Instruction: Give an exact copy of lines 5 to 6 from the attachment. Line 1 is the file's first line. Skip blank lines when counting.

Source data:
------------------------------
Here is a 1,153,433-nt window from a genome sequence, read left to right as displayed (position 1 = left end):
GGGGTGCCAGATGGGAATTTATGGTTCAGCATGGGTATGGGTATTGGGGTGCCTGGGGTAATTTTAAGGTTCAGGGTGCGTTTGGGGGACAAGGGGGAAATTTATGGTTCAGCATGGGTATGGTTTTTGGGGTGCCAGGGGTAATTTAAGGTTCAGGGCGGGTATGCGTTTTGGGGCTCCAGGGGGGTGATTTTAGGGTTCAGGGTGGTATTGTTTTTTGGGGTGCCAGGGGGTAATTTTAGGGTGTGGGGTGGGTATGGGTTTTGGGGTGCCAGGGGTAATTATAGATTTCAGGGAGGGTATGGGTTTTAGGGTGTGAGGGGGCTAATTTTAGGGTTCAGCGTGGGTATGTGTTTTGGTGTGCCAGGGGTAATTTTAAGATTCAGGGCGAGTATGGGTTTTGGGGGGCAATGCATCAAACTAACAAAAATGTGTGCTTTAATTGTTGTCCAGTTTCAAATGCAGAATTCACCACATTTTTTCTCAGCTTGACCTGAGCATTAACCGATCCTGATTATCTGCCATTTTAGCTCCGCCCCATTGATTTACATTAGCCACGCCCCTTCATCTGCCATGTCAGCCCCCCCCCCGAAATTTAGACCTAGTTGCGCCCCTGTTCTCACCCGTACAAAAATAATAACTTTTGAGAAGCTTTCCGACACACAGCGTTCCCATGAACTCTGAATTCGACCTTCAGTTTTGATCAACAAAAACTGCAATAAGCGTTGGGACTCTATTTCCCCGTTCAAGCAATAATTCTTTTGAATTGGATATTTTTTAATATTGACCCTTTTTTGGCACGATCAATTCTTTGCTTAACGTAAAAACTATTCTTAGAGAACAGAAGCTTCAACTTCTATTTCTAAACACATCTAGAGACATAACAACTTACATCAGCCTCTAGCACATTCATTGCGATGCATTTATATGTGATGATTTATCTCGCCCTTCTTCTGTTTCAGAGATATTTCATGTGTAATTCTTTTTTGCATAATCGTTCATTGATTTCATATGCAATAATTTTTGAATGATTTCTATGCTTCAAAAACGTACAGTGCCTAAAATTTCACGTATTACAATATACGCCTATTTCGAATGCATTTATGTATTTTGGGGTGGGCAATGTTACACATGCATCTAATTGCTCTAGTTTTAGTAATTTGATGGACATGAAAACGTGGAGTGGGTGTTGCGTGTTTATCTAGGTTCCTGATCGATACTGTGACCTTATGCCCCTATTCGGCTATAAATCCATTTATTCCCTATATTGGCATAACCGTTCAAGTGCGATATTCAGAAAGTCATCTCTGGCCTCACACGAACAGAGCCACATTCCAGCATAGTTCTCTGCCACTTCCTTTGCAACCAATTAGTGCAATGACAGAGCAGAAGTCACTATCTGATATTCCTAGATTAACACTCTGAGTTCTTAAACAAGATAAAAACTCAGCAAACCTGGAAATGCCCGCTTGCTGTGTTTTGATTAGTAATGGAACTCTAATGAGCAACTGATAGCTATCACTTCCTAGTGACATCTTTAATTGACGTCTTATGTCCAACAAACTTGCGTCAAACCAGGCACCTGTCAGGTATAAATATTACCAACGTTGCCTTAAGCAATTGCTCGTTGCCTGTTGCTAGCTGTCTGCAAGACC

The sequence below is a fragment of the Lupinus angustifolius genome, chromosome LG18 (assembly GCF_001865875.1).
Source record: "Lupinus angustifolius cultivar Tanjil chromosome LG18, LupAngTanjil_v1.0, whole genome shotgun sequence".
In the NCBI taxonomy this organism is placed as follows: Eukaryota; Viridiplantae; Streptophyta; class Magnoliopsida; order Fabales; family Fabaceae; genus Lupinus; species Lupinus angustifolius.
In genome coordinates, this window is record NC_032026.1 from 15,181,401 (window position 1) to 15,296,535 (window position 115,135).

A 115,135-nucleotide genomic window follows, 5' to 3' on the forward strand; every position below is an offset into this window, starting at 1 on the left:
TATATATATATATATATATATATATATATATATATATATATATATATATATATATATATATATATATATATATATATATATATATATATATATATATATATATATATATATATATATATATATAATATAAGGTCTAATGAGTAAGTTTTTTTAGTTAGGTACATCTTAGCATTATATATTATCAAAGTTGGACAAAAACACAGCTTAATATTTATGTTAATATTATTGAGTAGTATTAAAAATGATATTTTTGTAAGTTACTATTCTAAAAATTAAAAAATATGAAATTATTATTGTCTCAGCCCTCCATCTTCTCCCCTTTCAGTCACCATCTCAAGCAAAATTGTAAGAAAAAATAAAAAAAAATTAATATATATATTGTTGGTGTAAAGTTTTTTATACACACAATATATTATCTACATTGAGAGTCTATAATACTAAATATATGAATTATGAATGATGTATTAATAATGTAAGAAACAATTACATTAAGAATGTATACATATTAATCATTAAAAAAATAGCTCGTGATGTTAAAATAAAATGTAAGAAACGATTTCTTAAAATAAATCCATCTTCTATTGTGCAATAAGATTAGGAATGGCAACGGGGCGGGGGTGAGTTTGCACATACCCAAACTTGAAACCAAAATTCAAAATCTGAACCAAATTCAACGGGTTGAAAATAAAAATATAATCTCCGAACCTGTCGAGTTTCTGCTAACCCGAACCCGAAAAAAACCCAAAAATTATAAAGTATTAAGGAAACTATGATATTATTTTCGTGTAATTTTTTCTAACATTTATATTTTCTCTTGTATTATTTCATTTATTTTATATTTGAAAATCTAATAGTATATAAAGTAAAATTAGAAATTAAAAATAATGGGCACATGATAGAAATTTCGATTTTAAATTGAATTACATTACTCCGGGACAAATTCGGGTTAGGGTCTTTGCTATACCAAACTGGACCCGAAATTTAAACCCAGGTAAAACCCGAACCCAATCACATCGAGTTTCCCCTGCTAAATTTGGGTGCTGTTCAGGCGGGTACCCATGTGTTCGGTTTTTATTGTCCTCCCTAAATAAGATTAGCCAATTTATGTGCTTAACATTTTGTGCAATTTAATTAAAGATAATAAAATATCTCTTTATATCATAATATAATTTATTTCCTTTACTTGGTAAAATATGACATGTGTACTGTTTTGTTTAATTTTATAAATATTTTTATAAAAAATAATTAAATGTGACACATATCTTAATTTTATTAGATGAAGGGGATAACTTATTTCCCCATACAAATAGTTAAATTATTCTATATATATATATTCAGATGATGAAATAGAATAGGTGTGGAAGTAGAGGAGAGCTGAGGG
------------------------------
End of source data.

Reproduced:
In the NCBI taxonomy this organism is placed as follows: Eukaryota; Viridiplantae; Streptophyta; class Magnoliopsida; order Fabales; family Fabaceae; genus Lupinus; species Lupinus angustifolius.
In genome coordinates, this window is record NC_032026.1 from 15,181,401 (window position 1) to 15,296,535 (window position 115,135).